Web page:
Wednesday, March 31, 2010

Requiem to Historical Buildings

Today's blog is a requiem to the disciplined, proud,  exacting workmanship and craftsmanship skills of a past era. 
Notice the skill, craftsmanshp, design and fine detail of this mid 1800's Victorian.  The lovely quarry cut slate roof, the gables, the hand cut wood trim on the gables, the sophisticated chimney design.   Every piece placed to survive over one hundred years, to outlive the original  builders, to remain as a landmark for centuries to come.
Notice the lovely leaded glass windows

Most of the interior of this home was crafted with the same loving care and pride of workmanship.

Meet the lovely couple who owned this home and cherished it for over forty years.  They posed for me last April as I asked permission to paint a portrait of them.
Now say goodbye to the home and the couple as I no longer know where to find them and the home has been levelled.  Struck down I am certain by some developer's hammer.  Probably to be replaced by  a million dollar condomium bulding of concrete and glass.  I will confirm this in a later blog.

Hamilton Ontario Canada is a fairly young city, (by European standards).  Conceived by George Hamilton in 1812 when he purchased an area farm.  A strategic location in the 1812 war;  used by the British to fight the invading Americans.  But that is neither here or there.  Hamilton has some very fine architecture dating back to the early and mid 1800's.  Victorian, Gothic, Victorian Revival and Gothic Revival.  Some brick, some from handsome quarried limestone.  All wonderful examples of fine workmanship, skillfully hand crafted details....our heritage.  And yet in the past week I have driven by four such wonderful locations where the properties are no more.   All located in a much sought after area of  Hamilton....fine, well tended neighbourhoods,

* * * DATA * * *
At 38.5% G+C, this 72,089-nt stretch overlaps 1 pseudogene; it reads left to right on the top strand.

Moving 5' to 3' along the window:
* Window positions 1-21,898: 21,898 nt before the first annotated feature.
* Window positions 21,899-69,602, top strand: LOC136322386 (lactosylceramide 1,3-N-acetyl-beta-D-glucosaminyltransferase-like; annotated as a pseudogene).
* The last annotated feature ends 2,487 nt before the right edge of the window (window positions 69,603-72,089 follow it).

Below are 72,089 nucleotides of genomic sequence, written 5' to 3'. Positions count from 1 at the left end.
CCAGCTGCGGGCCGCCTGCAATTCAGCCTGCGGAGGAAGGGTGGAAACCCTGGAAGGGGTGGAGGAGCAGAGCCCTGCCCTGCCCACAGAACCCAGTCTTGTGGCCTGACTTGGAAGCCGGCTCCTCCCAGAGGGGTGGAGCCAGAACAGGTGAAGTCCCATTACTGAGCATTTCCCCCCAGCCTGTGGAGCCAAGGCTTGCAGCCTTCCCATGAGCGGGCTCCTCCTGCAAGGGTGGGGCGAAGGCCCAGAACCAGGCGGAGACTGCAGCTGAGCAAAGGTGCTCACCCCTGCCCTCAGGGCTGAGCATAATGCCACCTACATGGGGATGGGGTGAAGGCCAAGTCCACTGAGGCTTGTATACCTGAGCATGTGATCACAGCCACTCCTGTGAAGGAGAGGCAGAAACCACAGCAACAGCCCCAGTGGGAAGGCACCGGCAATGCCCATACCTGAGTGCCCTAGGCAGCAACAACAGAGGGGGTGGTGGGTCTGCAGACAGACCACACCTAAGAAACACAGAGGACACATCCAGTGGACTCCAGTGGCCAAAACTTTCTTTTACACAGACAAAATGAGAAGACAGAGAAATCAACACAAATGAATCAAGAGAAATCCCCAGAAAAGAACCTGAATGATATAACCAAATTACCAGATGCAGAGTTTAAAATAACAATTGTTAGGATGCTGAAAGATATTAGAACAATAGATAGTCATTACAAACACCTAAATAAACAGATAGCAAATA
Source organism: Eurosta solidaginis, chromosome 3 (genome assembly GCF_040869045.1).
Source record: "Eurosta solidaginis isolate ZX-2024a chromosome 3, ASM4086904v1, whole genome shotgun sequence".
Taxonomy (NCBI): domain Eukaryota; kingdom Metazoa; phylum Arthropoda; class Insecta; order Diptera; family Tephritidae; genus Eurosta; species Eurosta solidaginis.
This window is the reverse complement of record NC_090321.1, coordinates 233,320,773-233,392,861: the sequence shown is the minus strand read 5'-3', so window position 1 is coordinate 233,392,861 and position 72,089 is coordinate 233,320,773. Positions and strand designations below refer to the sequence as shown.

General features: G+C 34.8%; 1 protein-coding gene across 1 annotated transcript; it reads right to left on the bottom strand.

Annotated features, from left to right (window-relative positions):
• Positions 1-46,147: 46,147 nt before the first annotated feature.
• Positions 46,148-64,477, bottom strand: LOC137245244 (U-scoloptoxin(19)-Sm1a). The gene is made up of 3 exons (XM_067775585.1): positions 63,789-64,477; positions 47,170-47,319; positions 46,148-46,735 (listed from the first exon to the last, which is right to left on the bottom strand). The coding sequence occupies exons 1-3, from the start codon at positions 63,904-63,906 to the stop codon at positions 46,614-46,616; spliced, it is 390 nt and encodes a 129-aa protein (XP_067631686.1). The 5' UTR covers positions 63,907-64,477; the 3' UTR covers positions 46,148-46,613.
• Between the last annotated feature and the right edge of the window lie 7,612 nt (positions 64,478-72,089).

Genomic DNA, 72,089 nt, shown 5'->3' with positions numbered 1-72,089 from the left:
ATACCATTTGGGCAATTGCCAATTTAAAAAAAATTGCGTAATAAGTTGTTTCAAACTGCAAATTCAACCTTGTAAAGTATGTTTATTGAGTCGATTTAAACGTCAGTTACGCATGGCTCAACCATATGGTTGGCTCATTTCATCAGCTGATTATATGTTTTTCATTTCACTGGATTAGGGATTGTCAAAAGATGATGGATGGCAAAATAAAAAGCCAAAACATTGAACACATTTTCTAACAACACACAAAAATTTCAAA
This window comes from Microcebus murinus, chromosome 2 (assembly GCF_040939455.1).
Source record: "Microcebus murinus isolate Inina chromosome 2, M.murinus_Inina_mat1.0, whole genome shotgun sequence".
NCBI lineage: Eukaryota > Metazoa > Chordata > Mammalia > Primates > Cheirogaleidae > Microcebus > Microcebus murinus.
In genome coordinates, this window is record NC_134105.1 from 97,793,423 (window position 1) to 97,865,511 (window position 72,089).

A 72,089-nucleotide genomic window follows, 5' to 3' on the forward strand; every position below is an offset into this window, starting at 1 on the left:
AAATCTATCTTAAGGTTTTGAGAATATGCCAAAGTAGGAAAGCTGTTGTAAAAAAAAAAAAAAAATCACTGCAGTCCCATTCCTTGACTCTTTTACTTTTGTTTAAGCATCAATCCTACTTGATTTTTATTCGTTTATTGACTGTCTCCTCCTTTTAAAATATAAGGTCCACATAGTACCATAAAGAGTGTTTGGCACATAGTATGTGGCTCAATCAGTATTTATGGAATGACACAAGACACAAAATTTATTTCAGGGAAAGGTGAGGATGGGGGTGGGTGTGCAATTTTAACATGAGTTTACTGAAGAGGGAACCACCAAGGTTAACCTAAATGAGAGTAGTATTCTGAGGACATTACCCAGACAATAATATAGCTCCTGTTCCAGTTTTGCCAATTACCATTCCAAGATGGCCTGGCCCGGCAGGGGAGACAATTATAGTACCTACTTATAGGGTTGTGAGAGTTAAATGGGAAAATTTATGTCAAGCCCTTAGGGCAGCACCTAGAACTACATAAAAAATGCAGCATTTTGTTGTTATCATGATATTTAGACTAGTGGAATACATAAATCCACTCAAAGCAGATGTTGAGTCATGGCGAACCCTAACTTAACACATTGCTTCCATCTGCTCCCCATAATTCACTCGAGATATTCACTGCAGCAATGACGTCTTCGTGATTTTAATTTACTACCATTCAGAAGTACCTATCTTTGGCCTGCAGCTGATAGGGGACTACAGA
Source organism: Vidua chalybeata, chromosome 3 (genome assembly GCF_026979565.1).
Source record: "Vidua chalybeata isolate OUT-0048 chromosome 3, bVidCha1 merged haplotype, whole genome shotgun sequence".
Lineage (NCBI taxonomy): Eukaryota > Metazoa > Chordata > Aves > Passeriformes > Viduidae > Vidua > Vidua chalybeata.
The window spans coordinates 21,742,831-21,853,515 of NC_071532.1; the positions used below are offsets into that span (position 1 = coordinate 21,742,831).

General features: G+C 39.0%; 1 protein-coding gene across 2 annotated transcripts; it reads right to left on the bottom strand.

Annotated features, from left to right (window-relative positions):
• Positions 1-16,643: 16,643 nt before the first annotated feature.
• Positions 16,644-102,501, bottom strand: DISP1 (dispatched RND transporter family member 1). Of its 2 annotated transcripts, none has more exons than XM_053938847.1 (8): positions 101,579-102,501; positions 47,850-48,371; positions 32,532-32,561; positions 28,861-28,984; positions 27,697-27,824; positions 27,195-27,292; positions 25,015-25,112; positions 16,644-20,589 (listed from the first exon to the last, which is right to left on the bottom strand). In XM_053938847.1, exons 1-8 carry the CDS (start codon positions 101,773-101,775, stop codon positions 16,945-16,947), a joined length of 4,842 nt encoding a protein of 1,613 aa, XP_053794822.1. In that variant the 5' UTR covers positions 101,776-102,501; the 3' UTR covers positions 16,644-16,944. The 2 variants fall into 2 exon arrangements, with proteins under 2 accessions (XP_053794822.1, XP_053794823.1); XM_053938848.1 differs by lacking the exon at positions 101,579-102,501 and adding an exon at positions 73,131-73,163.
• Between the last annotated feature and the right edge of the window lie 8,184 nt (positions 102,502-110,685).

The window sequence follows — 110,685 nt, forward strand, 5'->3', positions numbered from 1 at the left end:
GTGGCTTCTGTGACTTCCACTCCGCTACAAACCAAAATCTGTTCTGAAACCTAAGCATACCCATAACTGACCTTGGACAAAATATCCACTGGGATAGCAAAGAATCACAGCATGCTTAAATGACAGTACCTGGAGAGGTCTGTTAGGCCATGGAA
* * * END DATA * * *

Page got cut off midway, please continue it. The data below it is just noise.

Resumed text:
Such fine neighbourhoods, it leaves me questioning the city fathers.  Why, oh why, do we allow developers to level something that is beautiful, proud and of historic importance.  Especially when we should be preserving the proud heritage of these buildings and neighbourhoods.  In this struggling economic time this steel city has many neighbourhoods that could use renewal and revival.  Why bulldoze a cherished and fine neighbourhood?  

One wonders how this lovely home on the corner avoided the bulldozer; and how long it will remain a loving landmark.

1 comment:

  1. I do depair as you do Ruby about such beauty being destroyed. There are skylines in Scotland that used to be skylines to behold that are now square and horrible with metal and concrete horrors. I feel privelaged to have worked on the rebuilding of Iona Abbey on the beautiful island of Iona. Under a circular staircase in this building there lies under the foundation of the first stair a sealed guiness bottle with a poem written by me and singed and dated by me my little nod in the direction of being part of a wonderful historic building.